Monday, October 24, 2011

Lemony Pasta

Its like an easier version of mac and cheese.  And spring-ier.

My good friend Theresa. introduced the idea of "Fat Kid" as a lifestyle (versus being a number on a scale) when we were in college, doing our best not to be fat kids, in preparation for her upcoming wedding.  (At which we both looked great, by the way.)  Fat kid as a lifestyle means that you can be the skinniest person around (which, to be clear, I am not) but if you find joy in occasionally sitting around all day watching TV and eating food that may or may not be good for you, you are indulging in a fat-kid kind of day.  My friend Theresa, by the way was not able to be at my first baby shower because the day I was sitting around, 8 months pregnant and enjoying cupcakes and punch with friends was the day she she was completing the Ironman Triathalon.  You know, the kind where you bike a crap-load of miles, then swim a bunch more miles and round it all out with a marathon.  An actual 26.2 mile marathon.  My guess is she doesn't indulge in as many Fat Kid days as I do, but I am forever grateful to her for bringing the Fat Kid Lifestyle into my life while also showing me you can still be healthy.

When I'm having a Fat-Kid day, I could sit and eat this stuff ALL DAY LONG.  And I suppose if you use low-fat or fat free sour cream (and there are some decent ones out there these days), it really wouldn't be too bad for you.  So easy, so delicious, and its got a minimum of ingredients.  My friend Tara (another fellow Fat-Kid) showed me this recipe, and I've made it at least four times this summer.  My two year old LOVES it, and I could stand over a pot and eat it all day.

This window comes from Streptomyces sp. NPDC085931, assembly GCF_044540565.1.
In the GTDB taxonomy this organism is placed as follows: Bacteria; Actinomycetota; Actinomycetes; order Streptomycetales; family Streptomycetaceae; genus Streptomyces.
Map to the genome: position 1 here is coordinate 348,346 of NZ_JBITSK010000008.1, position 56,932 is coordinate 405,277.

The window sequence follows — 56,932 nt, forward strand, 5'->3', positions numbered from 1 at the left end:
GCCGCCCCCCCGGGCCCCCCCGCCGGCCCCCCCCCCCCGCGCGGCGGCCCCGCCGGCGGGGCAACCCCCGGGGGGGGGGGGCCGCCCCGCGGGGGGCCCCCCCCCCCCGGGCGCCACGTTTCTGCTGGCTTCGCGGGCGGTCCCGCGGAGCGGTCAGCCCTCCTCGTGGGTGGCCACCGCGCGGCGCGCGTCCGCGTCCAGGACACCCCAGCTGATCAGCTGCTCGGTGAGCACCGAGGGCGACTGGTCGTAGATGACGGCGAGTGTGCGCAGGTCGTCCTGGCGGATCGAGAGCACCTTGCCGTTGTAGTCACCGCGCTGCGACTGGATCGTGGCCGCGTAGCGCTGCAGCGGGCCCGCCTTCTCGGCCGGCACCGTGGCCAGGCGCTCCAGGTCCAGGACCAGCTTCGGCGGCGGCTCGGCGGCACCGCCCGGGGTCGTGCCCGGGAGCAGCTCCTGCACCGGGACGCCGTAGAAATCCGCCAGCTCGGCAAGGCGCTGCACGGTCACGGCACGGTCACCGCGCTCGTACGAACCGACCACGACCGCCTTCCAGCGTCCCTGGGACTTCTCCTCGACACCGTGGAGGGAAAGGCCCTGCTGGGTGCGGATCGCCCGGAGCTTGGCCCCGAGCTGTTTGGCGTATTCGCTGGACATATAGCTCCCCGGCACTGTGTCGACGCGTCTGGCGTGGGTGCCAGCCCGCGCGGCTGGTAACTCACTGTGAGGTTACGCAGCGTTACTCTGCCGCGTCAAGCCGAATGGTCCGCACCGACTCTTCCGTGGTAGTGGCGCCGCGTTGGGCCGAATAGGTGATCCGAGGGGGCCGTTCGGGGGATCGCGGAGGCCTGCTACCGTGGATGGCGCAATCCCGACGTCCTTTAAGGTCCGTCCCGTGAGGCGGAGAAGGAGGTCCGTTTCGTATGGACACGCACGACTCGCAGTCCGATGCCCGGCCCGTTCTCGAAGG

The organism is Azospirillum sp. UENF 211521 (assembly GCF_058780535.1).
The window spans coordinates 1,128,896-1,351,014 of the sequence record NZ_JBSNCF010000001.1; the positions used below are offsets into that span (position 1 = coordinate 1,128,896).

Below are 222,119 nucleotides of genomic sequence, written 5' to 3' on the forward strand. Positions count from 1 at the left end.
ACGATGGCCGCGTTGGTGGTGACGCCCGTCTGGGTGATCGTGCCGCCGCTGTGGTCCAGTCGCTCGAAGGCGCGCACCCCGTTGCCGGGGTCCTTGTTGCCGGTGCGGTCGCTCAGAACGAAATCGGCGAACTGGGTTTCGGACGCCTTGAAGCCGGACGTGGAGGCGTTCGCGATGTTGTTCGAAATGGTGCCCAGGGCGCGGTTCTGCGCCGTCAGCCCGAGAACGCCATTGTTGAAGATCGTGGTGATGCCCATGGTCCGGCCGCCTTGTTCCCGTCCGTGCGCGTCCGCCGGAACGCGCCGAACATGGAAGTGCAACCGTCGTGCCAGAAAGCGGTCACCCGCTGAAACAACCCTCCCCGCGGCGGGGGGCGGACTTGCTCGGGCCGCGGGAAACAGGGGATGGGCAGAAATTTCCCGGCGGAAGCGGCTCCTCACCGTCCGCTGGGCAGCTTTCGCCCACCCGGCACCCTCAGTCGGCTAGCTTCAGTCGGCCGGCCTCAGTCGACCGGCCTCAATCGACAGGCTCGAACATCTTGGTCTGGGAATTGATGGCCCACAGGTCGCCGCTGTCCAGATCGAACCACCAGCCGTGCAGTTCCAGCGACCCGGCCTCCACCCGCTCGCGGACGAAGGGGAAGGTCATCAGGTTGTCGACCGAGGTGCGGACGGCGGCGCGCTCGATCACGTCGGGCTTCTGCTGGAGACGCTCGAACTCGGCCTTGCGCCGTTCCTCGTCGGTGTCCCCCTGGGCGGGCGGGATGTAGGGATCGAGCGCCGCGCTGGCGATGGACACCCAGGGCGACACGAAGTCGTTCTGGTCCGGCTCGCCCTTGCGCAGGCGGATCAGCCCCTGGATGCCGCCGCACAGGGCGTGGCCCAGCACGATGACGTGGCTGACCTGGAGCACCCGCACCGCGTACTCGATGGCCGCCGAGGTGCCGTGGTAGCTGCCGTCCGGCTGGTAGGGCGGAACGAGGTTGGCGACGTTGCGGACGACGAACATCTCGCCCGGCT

Its essentially this exact recipe, but with extra lemon and asparagus thrown in.  You could use broccoli in a pinch, and I bet it would be delightful.  :)  Watch out for seeds while squeezing the lemon-- biting into a lemon seed you thought was garlic is a good way to ruin this dish.  Also, I've found, since you're going to bake the pasta, whole wheat or "super" pastas work well as they stand up pretty well to the oven.  While on the subject of pasta-- I really prefer this with spaghetti, but I'm a firm believer that most of the pasta shapes I have are pretty interchangeable, and really, what you're seeking here is creamy lemon goodness over carbs.  Who really cares what shape it comes in?

(And just to keep you coming back for more: since this is my summer 'mac and cheese' style dish, I'll post my "fall" mac and cheese recipe as my next posting.)

Lemony Pasta

1 pound pasta (whole wheat ROCKS for this recipe!)
1 lb asparagus, cut into bite-sized chunks
4 Tablespoons Salted Butter